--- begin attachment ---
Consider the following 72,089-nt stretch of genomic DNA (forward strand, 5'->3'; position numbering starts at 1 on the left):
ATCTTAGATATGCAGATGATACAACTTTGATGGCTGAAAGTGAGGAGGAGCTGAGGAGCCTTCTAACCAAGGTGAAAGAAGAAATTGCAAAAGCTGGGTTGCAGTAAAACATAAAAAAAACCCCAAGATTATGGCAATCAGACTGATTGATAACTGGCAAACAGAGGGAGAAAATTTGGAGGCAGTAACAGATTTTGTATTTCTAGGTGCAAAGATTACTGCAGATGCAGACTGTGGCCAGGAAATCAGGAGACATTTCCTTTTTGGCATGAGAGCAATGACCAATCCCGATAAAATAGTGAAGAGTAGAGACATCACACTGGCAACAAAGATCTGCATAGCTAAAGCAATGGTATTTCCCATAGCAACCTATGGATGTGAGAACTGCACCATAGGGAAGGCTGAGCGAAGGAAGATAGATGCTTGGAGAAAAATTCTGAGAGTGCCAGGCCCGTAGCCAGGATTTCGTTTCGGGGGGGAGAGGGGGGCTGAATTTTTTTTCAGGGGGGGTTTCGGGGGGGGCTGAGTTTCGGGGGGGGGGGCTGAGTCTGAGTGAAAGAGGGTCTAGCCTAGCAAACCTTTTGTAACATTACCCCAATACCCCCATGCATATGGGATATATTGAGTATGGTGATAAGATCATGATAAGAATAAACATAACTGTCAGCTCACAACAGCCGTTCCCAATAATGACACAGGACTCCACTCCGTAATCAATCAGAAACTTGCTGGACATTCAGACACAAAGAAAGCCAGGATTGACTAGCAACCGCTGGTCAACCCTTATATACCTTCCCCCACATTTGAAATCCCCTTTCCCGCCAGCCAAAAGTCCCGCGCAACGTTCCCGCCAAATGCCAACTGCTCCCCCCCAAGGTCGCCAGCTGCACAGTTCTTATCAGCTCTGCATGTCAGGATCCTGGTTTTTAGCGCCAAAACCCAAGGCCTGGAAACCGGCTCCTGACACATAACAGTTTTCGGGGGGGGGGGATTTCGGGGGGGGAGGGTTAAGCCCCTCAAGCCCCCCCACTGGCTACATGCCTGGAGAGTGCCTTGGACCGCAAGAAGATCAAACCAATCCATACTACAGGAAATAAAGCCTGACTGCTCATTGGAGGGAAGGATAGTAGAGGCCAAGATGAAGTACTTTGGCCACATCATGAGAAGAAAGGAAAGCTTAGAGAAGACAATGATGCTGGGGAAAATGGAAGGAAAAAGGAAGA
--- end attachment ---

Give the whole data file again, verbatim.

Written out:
Consider the following 72,089-nt stretch of genomic DNA (forward strand, 5'->3'; position numbering starts at 1 on the left):
ATCTTAGATATGCAGATGATACAACTTTGATGGCTGAAAGTGAGGAGGAGCTGAGGAGCCTTCTAACCAAGGTGAAAGAAGAAATTGCAAAAGCTGGGTTGCAGTAAAACATAAAAAAAACCCCAAGATTATGGCAATCAGACTGATTGATAACTGGCAAACAGAGGGAGAAAATTTGGAGGCAGTAACAGATTTTGTATTTCTAGGTGCAAAGATTACTGCAGATGCAGACTGTGGCCAGGAAATCAGGAGACATTTCCTTTTTGGCATGAGAGCAATGACCAATCCCGATAAAATAGTGAAGAGTAGAGACATCACACTGGCAACAAAGATCTGCATAGCTAAAGCAATGGTATTTCCCATAGCAACCTATGGATGTGAGAACTGCACCATAGGGAAGGCTGAGCGAAGGAAGATAGATGCTTGGAGAAAAATTCTGAGAGTGCCAGGCCCGTAGCCAGGATTTCGTTTCGGGGGGGAGAGGGGGGCTGAATTTTTTTTCAGGGGGGGTTTCGGGGGGGGCTGAGTTTCGGGGGGGGGGGCTGAGTCTGAGTGAAAGAGGGTCTAGCCTAGCAAACCTTTTGTAACATTACCCCAATACCCCCATGCATATGGGATATATTGAGTATGGTGATAAGATCATGATAAGAATAAACATAACTGTCAGCTCACAACAGCCGTTCCCAATAATGACACAGGACTCCACTCCGTAATCAATCAGAAACTTGCTGGACATTCAGACACAAAGAAAGCCAGGATTGACTAGCAACCGCTGGTCAACCCTTATATACCTTCCCCCACATTTGAAATCCCCTTTCCCGCCAGCCAAAAGTCCCGCGCAACGTTCCCGCCAAATGCCAACTGCTCCCCCCCAAGGTCGCCAGCTGCACAGTTCTTATCAGCTCTGCATGTCAGGATCCTGGTTTTTAGCGCCAAAACCCAAGGCCTGGAAACCGGCTCCTGACACATAACAGTTTTCGGGGGGGGGGGATTTCGGGGGGGGAGGGTTAAGCCCCTCAAGCCCCCCCACTGGCTACATGCCTGGAGAGTGCCTTGGACCGCAAGAAGATCAAACCAATCCATACTACAGGAAATAAAGCCTGACTGCTCATTGGAGGGAAGGATAGTAGAGGCCAAGATGAAGTACTTTGGCCACATCATGAGAAGAAAGGAAAGCTTAGAGAAGACAATGATGCTGGGGAAAATGGAAGGAAAAAGGAAGA